Since the Taliban takeover of Afghanistan in August 2021, they have - among other restrictions for women - restricted girls' possibility to go to school. Photo: Kajsa Waaghals.
Of: Arzo Bahar
Eight months after the Taliban takeover of Afghanistan, hope is paused as new policies restricting women are confirmed. These include an ongoing ban on secondary school for girls and increasingly stringent male escort requirements. Arzo Bahar, the president of the Female Staff Association of the Swedish Committee for Afghanistan, describes her experience as a working woman and mother, and the fears she has for her daughters.
April 26, 2022, English, Guest chronicle, Guest piece, Magazine
Afghan schoolgirls on their way to school in the village of Gardon e-Bola just west of Kabul. The school, which is run by the Swedish Afghanistan Committee, is one of the few schools in the country that will be kept open after the Taliban took power earlier this year. Photo: Paul Hansen. Source: DN.
Of: Hanne Karlsson
Last week was International Education Day. This year, the spotlight was on the universal right to education as a cog in achieving global sustainable development. At the same time as school development is going in the right direction on many levels, a special group has fallen behind - the girls.
February 1, 2022, Analysis
Every three seconds, a girl is forced to marry and 120 million girls in the world have been subjected to sexual violence at some point. This is what Plan International Sweden writes in a debate article on Utvecklingsmagasinet. Photo: Plan International.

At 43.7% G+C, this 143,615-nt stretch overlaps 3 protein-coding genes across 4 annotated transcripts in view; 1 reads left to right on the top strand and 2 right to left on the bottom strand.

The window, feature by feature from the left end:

Of: Plan International Sweden
The world is not equal. And for girls, this means that they are discriminated against twice - both because of their age and their gender. Something that has major consequences for how they can live their lives and shape their future, writes Plan International Sweden.
December 10, 2021, Debate
- When families fall deeper into poverty, it is the girls who have to pay the price, writes Jennifer Vidmo, Secretary General of ActionAid Sweden, on International Girls' Day. Pictured: Naima, 7 years old (left), and Mushtak, 8 years old (right), in Burao, Somaliland. Photo: ActionAid, Karin Schermbrucker.
Of: Jennifer Vidmo
Today is International Girls' Day. A day to celebrate all the girls? No, a day to stand up for girls' rights - which is violated and diminished every day and exposes young girls to a life that we can all agree on is completely unreasonable. In poverty and not least in the wake of pandemics where families are destitute and without hope, girls are most at risk of being hit the hardest, writes ActionAid's Secretary General Jennifer Vidmo in a guest column.
October 11, 2021, Guest chronicle